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Osama Bin Laden's Three Widows And 11 Children Deported From Pakistan To Saudi Arabia

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Osama Bin Laden was killed in a US special forces raid in Pakistan last year | PA

Osama bin Laden's three widows and 11 of his children were tonight leaving Pakistan and flying to Saudi Arabia, it was reported.

The women were sentenced to 45 days in prison by a Pakistani court for illegally remaining in the country. Their deportation was ordered after the prison term, which began on March 3.

According to AP, a Pakistani government official was quoted as saying Saudi Arabia was "the country of their choice" to be deported to, following the raid which killed bin Laden last year.

It comes after the Al Qaeda kingpin's youngest wife, Amal Abdulfattah al-Sadah, reportedly claimed she was keen to move to Britain.

The Yemen-born 29-year-old claimed she would “love to meet the Royal Family”, The Sun said.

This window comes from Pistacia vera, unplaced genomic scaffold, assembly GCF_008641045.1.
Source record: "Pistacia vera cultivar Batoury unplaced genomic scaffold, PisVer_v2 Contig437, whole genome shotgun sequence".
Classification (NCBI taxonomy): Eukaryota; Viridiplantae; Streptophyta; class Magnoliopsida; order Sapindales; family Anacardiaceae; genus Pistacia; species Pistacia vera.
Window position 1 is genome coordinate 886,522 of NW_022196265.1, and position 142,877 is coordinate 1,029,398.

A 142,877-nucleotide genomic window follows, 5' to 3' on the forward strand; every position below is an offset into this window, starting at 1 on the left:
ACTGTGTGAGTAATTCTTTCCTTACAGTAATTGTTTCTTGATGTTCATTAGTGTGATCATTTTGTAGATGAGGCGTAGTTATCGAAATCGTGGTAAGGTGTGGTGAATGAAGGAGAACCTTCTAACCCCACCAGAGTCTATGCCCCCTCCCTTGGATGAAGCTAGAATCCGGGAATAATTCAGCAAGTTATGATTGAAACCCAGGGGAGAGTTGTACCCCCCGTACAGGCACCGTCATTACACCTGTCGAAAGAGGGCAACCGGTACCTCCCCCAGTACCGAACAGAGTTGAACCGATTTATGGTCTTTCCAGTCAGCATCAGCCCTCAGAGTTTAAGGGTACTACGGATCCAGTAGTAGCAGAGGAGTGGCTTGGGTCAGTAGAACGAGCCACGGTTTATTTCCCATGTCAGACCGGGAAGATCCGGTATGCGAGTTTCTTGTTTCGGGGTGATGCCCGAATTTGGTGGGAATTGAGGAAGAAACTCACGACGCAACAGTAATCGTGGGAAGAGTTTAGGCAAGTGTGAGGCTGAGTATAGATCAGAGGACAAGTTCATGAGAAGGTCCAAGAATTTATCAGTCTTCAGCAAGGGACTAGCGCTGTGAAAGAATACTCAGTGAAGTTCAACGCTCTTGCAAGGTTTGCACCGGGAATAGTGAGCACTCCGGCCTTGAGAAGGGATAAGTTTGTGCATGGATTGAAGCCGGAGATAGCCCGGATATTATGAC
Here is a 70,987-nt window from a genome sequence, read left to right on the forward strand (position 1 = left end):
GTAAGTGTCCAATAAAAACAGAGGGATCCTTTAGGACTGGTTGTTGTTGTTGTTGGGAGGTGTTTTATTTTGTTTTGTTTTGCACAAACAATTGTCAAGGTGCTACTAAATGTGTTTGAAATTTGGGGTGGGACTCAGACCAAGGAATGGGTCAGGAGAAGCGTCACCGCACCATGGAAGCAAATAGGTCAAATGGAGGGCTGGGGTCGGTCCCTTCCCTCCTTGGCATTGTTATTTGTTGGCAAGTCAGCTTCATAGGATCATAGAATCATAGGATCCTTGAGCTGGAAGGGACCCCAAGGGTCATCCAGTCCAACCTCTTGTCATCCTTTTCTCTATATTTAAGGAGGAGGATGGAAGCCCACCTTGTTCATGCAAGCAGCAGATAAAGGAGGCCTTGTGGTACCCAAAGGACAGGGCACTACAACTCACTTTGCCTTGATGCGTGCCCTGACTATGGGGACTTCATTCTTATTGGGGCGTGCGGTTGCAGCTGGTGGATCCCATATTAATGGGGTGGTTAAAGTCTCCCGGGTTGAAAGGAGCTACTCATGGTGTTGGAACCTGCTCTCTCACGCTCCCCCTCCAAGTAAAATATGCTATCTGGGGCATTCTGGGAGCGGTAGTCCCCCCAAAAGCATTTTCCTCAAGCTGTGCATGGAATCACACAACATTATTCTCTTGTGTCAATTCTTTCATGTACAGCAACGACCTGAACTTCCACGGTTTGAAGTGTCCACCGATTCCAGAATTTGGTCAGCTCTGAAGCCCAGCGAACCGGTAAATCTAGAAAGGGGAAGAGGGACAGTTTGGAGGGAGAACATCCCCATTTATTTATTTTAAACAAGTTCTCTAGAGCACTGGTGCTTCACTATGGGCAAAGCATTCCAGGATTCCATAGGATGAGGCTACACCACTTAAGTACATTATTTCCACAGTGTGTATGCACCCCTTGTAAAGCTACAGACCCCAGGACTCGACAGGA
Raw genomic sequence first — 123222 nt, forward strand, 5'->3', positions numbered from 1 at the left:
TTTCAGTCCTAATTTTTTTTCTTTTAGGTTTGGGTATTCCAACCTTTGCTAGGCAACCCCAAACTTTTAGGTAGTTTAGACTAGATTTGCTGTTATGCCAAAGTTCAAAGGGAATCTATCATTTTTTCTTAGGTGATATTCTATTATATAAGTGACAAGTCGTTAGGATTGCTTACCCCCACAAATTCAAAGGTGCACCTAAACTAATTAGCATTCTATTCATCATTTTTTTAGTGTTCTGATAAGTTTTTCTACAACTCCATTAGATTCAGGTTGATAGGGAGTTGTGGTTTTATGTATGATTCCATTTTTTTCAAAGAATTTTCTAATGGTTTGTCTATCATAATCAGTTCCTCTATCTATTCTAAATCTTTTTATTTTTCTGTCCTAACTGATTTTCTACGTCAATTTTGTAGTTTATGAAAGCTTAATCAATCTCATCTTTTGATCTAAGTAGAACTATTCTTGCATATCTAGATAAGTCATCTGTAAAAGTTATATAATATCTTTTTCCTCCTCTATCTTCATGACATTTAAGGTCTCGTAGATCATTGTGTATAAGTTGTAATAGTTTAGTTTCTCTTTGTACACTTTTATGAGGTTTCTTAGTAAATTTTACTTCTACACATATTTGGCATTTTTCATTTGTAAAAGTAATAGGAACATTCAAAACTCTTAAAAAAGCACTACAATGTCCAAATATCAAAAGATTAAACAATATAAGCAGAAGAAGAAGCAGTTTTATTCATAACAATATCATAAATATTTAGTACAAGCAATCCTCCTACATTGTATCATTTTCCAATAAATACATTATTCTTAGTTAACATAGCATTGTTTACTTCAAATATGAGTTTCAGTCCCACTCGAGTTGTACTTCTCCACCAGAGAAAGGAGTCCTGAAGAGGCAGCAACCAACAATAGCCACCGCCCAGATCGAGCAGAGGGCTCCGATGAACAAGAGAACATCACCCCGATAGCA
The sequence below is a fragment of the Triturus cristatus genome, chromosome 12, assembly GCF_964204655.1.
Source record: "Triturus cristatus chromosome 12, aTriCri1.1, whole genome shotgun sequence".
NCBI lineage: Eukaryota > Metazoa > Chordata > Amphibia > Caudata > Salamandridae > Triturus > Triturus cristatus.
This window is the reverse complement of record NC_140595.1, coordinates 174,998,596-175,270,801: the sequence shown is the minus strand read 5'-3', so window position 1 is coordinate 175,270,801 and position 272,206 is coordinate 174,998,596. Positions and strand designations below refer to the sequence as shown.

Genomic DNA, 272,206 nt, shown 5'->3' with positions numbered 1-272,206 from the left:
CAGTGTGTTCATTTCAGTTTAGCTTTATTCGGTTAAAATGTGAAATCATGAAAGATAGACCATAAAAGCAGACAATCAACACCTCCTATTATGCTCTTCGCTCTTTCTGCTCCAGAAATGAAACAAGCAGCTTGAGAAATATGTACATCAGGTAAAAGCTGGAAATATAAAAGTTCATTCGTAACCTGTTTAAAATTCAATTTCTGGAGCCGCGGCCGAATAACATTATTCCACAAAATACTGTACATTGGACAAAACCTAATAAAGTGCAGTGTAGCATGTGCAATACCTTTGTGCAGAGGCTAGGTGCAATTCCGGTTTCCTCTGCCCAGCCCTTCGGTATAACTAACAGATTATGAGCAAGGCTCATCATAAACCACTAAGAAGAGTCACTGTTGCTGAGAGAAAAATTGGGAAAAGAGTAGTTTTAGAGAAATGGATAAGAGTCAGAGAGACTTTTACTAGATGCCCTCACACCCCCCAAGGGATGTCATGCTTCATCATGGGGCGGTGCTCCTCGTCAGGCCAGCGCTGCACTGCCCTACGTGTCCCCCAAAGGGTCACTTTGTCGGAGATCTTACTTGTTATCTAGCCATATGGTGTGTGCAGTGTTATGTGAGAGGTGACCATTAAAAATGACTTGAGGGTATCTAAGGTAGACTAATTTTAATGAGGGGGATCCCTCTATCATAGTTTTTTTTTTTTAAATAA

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  • Scroll down for video of bin Laden's widows

Al-Sadah, who married bin Laden at the age of 17, was apparently considering claiming asylum in Britain.

Her brother Zakaria al-Sadah exclusively told the newspaper: “We would definitely like to live in the UK – we have nothing against the UK or its people. Amal would migrate there if given a chance.

“She loves humanity and likes to live in a liberal environment. She is not an extremist.”

Bin Laden’s other wives Khairia, 61 and Siham, 48, are reported to have clashed with al-Sadah over her demands for sex from bin Laden “24 hours a day”.

The lair where bin Laden lived in secrecy before the alleged final stand off with US Commandoes was razed to the ground two months ago.

Bin Laden moved into the three-storey house in 2005 and lived there until it was stormed by Navy Seals in May 2011.

The house was located just half a mile from one of Pakistan’s top army training academies, which caused embarrassment for the country’s intelligence services, AP reported.

US officials say there was no evidence senior Pakistan officials were aware of bin Laden’s location.

Residents living nearby told the Independent they had thought the building would be turned into a mosque, school or clinic.

Shah Mohammad said: “I think they should build a mosque. If you build a school there, people will just associate it with bin Laden.”

A source had told the paper demolition was on the cards ahead of the event, adding: “There is an issue, in our culture, of such places becoming shrines.”

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